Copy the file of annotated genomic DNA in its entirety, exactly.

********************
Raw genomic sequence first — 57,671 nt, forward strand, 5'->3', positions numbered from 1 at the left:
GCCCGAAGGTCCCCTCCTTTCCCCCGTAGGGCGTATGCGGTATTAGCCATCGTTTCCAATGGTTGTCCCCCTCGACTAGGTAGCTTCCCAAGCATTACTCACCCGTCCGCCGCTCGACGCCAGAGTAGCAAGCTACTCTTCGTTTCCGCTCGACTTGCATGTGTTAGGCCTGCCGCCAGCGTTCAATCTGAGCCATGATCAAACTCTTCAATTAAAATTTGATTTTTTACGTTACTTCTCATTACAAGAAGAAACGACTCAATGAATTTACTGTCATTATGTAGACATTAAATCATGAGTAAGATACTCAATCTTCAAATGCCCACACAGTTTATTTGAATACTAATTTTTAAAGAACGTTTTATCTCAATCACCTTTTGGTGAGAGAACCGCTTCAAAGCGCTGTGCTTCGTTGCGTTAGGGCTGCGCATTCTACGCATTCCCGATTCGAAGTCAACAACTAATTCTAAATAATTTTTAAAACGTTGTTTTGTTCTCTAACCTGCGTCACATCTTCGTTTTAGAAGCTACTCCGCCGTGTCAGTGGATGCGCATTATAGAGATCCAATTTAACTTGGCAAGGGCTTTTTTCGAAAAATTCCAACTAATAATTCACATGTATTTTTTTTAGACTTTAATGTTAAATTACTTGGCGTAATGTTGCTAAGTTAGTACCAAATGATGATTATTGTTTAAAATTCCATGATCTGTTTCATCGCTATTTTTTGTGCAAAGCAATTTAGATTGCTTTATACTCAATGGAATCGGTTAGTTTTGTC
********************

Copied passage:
Raw genomic sequence first — 57,671 nt, forward strand, 5'->3', positions numbered from 1 at the left:
GCCCGAAGGTCCCCTCCTTTCCCCCGTAGGGCGTATGCGGTATTAGCCATCGTTTCCAATGGTTGTCCCCCTCGACTAGGTAGCTTCCCAAGCATTACTCACCCGTCCGCCGCTCGACGCCAGAGTAGCAAGCTACTCTTCGTTTCCGCTCGACTTGCATGTGTTAGGCCTGCCGCCAGCGTTCAATCTGAGCCATGATCAAACTCTTCAATTAAAATTTGATTTTTTACGTTACTTCTCATTACAAGAAGAAACGACTCAATGAATTTACTGTCATTATGTAGACATTAAATCATGAGTAAGATACTCAATCTTCAAATGCCCACACAGTTTATTTGAATACTAATTTTTAAAGAACGTTTTATCTCAATCACCTTTTGGTGAGAGAACCGCTTCAAAGCGCTGTGCTTCGTTGCGTTAGGGCTGCGCATTCTACGCATTCCCGATTCGAAGTCAACAACTAATTCTAAATAATTTTTAAAACGTTGTTTTGTTCTCTAACCTGCGTCACATCTTCGTTTTAGAAGCTACTCCGCCGTGTCAGTGGATGCGCATTATAGAGATCCAATTTAACTTGGCAAGGGCTTTTTTCGAAAAATTCCAACTAATAATTCACATGTATTTTTTTTAGACTTTAATGTTAAATTACTTGGCGTAATGTTGCTAAGTTAGTACCAAATGATGATTATTGTTTAAAATTCCATGATCTGTTTCATCGCTATTTTTTGTGCAAAGCAATTTAGATTGCTTTATACTCAATGGAATCGGTTAGTTTTGTC